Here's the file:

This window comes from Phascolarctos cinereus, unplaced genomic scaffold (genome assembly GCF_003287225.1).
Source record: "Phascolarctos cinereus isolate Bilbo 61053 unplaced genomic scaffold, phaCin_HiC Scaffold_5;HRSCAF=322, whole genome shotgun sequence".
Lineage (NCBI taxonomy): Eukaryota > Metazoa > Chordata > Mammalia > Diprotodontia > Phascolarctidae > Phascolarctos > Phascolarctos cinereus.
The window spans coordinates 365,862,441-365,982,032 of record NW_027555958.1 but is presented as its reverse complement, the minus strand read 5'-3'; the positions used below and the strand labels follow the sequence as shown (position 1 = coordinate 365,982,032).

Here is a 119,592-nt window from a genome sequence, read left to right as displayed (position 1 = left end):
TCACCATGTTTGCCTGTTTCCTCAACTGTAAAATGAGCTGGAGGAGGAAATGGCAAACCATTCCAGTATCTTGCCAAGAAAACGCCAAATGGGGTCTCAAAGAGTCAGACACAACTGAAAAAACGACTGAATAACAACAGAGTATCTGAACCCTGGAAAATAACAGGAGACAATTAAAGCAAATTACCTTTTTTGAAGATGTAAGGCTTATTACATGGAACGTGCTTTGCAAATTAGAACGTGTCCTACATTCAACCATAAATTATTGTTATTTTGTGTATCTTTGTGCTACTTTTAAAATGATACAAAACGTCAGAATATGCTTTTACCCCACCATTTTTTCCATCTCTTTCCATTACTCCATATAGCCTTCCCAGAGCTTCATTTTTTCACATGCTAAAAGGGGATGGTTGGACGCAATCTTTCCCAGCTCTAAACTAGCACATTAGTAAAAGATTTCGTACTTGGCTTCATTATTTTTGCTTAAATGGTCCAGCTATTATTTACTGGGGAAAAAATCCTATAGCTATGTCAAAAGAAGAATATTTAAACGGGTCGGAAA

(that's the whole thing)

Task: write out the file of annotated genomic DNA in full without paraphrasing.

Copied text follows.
This window comes from Phascolarctos cinereus, unplaced genomic scaffold (genome assembly GCF_003287225.1).
Source record: "Phascolarctos cinereus isolate Bilbo 61053 unplaced genomic scaffold, phaCin_HiC Scaffold_5;HRSCAF=322, whole genome shotgun sequence".
Lineage (NCBI taxonomy): Eukaryota > Metazoa > Chordata > Mammalia > Diprotodontia > Phascolarctidae > Phascolarctos > Phascolarctos cinereus.
The window spans coordinates 365,862,441-365,982,032 of record NW_027555958.1 but is presented as its reverse complement, the minus strand read 5'-3'; the positions used below and the strand labels follow the sequence as shown (position 1 = coordinate 365,982,032).

Here is a 119,592-nt window from a genome sequence, read left to right as displayed (position 1 = left end):
TCACCATGTTTGCCTGTTTCCTCAACTGTAAAATGAGCTGGAGGAGGAAATGGCAAACCATTCCAGTATCTTGCCAAGAAAACGCCAAATGGGGTCTCAAAGAGTCAGACACAACTGAAAAAACGACTGAATAACAACAGAGTATCTGAACCCTGGAAAATAACAGGAGACAATTAAAGCAAATTACCTTTTTTGAAGATGTAAGGCTTATTACATGGAACGTGCTTTGCAAATTAGAACGTGTCCTACATTCAACCATAAATTATTGTTATTTTGTGTATCTTTGTGCTACTTTTAAAATGATACAAAACGTCAGAATATGCTTTTACCCCACCATTTTTTCCATCTCTTTCCATTACTCCATATAGCCTTCCCAGAGCTTCATTTTTTCACATGCTAAAAGGGGATGGTTGGACGCAATCTTTCCCAGCTCTAAACTAGCACATTAGTAAAAGATTTCGTACTTGGCTTCATTATTTTTGCTTAAATGGTCCAGCTATTATTTACTGGGGAAAAAATCCTATAGCTATGTCAAAAGAAGAATATTTAAACGGGTCGGAAA